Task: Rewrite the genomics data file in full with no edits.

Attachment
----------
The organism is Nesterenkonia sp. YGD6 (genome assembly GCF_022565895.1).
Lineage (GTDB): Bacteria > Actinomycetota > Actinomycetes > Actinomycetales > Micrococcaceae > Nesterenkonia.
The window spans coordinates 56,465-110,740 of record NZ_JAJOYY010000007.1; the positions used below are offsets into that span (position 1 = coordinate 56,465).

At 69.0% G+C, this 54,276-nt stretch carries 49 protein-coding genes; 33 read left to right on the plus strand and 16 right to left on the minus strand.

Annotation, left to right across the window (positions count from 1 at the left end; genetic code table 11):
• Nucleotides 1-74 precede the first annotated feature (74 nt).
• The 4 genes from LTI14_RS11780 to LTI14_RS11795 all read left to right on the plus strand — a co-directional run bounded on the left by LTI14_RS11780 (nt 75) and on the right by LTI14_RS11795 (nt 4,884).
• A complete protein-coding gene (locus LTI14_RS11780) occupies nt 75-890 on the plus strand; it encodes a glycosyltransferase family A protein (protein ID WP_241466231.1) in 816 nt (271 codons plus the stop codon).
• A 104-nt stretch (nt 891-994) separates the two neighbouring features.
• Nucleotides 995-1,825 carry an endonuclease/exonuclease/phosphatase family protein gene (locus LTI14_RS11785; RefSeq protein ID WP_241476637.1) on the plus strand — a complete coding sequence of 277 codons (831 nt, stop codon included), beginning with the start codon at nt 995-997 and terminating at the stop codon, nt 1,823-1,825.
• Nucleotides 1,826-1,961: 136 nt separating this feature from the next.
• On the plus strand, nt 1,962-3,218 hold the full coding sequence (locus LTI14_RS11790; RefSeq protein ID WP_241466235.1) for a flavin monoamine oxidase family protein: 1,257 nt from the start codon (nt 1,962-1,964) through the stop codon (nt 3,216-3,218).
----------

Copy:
The organism is Nesterenkonia sp. YGD6 (genome assembly GCF_022565895.1).
Lineage (GTDB): Bacteria > Actinomycetota > Actinomycetes > Actinomycetales > Micrococcaceae > Nesterenkonia.
The window spans coordinates 56,465-110,740 of record NZ_JAJOYY010000007.1; the positions used below are offsets into that span (position 1 = coordinate 56,465).

At 69.0% G+C, this 54,276-nt stretch carries 49 protein-coding genes; 33 read left to right on the plus strand and 16 right to left on the minus strand.

Annotation, left to right across the window (positions count from 1 at the left end; genetic code table 11):
• Nucleotides 1-74 precede the first annotated feature (74 nt).
• The 4 genes from LTI14_RS11780 to LTI14_RS11795 all read left to right on the plus strand — a co-directional run bounded on the left by LTI14_RS11780 (nt 75) and on the right by LTI14_RS11795 (nt 4,884).
• A complete protein-coding gene (locus LTI14_RS11780) occupies nt 75-890 on the plus strand; it encodes a glycosyltransferase family A protein (protein ID WP_241466231.1) in 816 nt (271 codons plus the stop codon).
• A 104-nt stretch (nt 891-994) separates the two neighbouring features.
• Nucleotides 995-1,825 carry an endonuclease/exonuclease/phosphatase family protein gene (locus LTI14_RS11785; RefSeq protein ID WP_241476637.1) on the plus strand — a complete coding sequence of 277 codons (831 nt, stop codon included), beginning with the start codon at nt 995-997 and terminating at the stop codon, nt 1,823-1,825.
• Nucleotides 1,826-1,961: 136 nt separating this feature from the next.
• On the plus strand, nt 1,962-3,218 hold the full coding sequence (locus LTI14_RS11790; RefSeq protein ID WP_241466235.1) for a flavin monoamine oxidase family protein: 1,257 nt from the start codon (nt 1,962-1,964) through the stop codon (nt 3,216-3,218).